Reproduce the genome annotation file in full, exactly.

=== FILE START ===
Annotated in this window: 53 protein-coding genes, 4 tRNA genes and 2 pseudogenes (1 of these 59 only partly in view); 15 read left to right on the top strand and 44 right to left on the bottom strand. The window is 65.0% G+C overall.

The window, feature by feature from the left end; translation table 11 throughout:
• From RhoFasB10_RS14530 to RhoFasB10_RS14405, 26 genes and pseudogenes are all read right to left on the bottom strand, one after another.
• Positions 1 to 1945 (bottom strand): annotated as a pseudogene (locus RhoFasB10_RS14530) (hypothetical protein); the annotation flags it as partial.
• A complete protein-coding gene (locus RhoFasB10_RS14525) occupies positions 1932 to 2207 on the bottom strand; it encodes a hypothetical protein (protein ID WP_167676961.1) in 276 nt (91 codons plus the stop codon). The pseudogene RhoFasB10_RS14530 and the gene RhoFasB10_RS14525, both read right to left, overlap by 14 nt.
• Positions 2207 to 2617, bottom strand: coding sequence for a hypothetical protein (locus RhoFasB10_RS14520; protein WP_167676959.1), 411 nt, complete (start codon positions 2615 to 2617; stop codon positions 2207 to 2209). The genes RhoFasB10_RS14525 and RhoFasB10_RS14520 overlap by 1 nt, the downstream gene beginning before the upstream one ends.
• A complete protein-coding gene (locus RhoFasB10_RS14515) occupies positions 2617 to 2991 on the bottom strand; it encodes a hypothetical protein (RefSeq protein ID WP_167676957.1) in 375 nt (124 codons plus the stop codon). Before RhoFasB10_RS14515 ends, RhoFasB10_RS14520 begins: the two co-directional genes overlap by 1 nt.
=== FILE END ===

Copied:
Annotated in this window: 53 protein-coding genes, 4 tRNA genes and 2 pseudogenes (1 of these 59 only partly in view); 15 read left to right on the top strand and 44 right to left on the bottom strand. The window is 65.0% G+C overall.

The window, feature by feature from the left end; translation table 11 throughout:
• From RhoFasB10_RS14530 to RhoFasB10_RS14405, 26 genes and pseudogenes are all read right to left on the bottom strand, one after another.
• Positions 1 to 1945 (bottom strand): annotated as a pseudogene (locus RhoFasB10_RS14530) (hypothetical protein); the annotation flags it as partial.
• A complete protein-coding gene (locus RhoFasB10_RS14525) occupies positions 1932 to 2207 on the bottom strand; it encodes a hypothetical protein (protein ID WP_167676961.1) in 276 nt (91 codons plus the stop codon). The pseudogene RhoFasB10_RS14530 and the gene RhoFasB10_RS14525, both read right to left, overlap by 14 nt.
• Positions 2207 to 2617, bottom strand: coding sequence for a hypothetical protein (locus RhoFasB10_RS14520; protein WP_167676959.1), 411 nt, complete (start codon positions 2615 to 2617; stop codon positions 2207 to 2209). The genes RhoFasB10_RS14525 and RhoFasB10_RS14520 overlap by 1 nt, the downstream gene beginning before the upstream one ends.
• A complete protein-coding gene (locus RhoFasB10_RS14515) occupies positions 2617 to 2991 on the bottom strand; it encodes a hypothetical protein (RefSeq protein ID WP_167676957.1) in 375 nt (124 codons plus the stop codon). Before RhoFasB10_RS14515 ends, RhoFasB10_RS14520 begins: the two co-directional genes overlap by 1 nt.